Why does Wittgenstein have a problem with logical statements saying nothing ? (5.5303) . How would Wittgenstein want us to interpret f(a,a) ?
He also mentions axiom of infinity from which Russell argued for the existence of an infinite number from the definition of cardinal number. He defined 0 as number of propositions that are true and false or the number of elements in an empty set. Then the set containing only 0 has 1 element. Hence the number 1 exists and other natural numbers can be easily proven to exist. Does avoiding the use of equality symbol prevent us from equating objects that are not identical or especially in case of Aleph numbers, say equating the set of odd numbers with the set of even numbers since they have the same cardinality. For example in case of 1=p and 1=q , we conclude p=q but p and q are not identical. Which may cause problems according to wittgenstein as he writes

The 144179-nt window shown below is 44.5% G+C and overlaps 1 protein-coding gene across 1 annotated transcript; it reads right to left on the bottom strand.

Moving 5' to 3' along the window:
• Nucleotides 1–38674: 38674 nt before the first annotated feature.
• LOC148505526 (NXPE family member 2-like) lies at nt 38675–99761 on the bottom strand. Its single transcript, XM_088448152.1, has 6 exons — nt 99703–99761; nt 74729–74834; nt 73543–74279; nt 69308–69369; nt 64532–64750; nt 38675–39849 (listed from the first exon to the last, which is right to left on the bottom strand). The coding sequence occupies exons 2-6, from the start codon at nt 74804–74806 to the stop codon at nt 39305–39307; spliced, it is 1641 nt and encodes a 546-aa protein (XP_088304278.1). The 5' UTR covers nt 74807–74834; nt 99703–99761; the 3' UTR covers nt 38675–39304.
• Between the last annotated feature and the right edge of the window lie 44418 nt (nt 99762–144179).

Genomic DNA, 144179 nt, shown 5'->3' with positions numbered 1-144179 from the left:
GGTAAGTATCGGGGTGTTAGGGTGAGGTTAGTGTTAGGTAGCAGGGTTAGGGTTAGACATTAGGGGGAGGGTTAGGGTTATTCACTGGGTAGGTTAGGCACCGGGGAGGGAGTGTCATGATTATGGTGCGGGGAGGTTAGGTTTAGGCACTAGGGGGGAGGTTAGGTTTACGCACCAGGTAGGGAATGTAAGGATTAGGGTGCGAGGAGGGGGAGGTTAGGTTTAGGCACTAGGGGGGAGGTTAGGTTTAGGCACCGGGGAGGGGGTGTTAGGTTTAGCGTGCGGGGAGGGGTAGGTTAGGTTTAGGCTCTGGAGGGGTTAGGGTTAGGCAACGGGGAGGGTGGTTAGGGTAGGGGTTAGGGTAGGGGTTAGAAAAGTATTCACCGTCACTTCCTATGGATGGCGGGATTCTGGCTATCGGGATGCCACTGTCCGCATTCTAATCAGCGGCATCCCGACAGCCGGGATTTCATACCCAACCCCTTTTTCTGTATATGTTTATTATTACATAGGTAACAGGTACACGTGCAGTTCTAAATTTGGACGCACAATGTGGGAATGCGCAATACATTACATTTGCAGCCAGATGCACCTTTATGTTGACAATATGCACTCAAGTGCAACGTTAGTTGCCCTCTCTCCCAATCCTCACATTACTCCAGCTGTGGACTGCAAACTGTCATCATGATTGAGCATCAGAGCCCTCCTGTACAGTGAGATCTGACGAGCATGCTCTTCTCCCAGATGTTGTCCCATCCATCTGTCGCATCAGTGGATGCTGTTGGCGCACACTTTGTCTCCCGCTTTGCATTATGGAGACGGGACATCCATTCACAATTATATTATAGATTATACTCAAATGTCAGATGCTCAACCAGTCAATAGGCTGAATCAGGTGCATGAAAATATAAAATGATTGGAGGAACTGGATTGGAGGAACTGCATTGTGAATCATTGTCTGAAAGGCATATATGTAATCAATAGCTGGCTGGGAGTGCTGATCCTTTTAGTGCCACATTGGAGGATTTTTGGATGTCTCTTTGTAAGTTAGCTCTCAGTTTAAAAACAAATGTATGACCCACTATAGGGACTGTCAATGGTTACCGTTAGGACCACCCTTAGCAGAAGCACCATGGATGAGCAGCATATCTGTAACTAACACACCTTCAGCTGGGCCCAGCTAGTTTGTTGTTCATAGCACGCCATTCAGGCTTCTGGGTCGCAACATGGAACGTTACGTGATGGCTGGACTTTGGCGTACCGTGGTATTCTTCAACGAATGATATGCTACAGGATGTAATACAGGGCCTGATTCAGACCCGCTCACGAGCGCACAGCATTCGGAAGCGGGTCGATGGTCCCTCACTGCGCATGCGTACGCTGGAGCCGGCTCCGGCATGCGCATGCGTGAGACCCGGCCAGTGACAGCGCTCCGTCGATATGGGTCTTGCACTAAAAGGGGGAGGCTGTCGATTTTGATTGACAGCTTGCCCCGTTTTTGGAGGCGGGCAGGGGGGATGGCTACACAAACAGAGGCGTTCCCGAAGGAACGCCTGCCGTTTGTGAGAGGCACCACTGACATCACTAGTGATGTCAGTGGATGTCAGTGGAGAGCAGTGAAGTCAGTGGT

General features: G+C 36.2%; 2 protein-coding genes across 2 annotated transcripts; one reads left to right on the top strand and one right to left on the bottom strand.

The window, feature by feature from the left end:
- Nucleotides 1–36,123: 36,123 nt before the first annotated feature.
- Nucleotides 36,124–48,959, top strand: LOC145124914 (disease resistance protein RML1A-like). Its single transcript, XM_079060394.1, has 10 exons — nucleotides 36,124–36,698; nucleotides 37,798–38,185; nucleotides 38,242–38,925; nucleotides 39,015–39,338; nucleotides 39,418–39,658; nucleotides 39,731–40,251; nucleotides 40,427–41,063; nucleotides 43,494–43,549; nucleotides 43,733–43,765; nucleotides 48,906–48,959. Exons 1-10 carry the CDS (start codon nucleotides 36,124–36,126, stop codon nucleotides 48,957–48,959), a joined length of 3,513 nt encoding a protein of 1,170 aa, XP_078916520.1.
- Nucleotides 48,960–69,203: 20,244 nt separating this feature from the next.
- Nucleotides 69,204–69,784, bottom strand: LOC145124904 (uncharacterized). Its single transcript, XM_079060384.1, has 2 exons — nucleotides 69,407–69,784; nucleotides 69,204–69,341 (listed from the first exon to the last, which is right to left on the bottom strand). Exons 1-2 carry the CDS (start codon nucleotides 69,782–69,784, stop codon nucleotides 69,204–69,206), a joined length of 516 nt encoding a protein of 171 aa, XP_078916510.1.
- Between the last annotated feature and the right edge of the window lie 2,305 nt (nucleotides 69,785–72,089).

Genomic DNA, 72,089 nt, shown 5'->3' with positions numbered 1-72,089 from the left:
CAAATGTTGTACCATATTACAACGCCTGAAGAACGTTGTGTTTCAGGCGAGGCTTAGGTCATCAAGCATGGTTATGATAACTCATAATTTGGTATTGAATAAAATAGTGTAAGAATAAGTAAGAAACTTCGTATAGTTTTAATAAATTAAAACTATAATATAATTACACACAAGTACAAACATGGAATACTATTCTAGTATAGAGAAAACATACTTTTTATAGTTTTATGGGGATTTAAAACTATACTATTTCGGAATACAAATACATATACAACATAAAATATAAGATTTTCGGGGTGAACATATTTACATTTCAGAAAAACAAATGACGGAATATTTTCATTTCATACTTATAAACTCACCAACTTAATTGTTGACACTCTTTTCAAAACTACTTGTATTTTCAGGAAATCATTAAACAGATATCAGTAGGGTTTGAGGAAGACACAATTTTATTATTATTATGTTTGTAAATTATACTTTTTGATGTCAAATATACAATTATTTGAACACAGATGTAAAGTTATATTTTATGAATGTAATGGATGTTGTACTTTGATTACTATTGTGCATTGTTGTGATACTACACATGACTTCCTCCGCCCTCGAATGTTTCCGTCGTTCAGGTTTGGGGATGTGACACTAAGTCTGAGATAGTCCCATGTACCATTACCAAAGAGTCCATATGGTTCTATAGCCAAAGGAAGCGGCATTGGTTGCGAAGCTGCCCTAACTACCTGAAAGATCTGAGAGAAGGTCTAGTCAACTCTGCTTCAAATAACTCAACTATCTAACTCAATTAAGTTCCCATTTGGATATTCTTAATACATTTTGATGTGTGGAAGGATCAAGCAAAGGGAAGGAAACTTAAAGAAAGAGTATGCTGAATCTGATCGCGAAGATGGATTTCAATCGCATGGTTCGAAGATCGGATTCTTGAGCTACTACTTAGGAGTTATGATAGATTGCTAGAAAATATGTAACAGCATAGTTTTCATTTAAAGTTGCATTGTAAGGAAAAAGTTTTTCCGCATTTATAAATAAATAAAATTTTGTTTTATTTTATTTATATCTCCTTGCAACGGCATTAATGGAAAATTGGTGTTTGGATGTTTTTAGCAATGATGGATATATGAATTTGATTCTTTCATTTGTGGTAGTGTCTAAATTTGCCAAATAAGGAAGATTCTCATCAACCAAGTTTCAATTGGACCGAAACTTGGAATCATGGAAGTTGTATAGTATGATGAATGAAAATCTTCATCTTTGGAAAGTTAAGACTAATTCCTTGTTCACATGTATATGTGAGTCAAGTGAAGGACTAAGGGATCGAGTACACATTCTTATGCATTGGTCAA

" Roughly speaking: to say of two things that they are identical is nonsense… "
I am really confused here and l am quite sure that l am getting this wrong completely or missing the key issue beforehand. It would be great to see some clarification regarding the points shown in the picture. I am quite happy to change my mind if l see some interpretations that are polar opposite of what l have understood.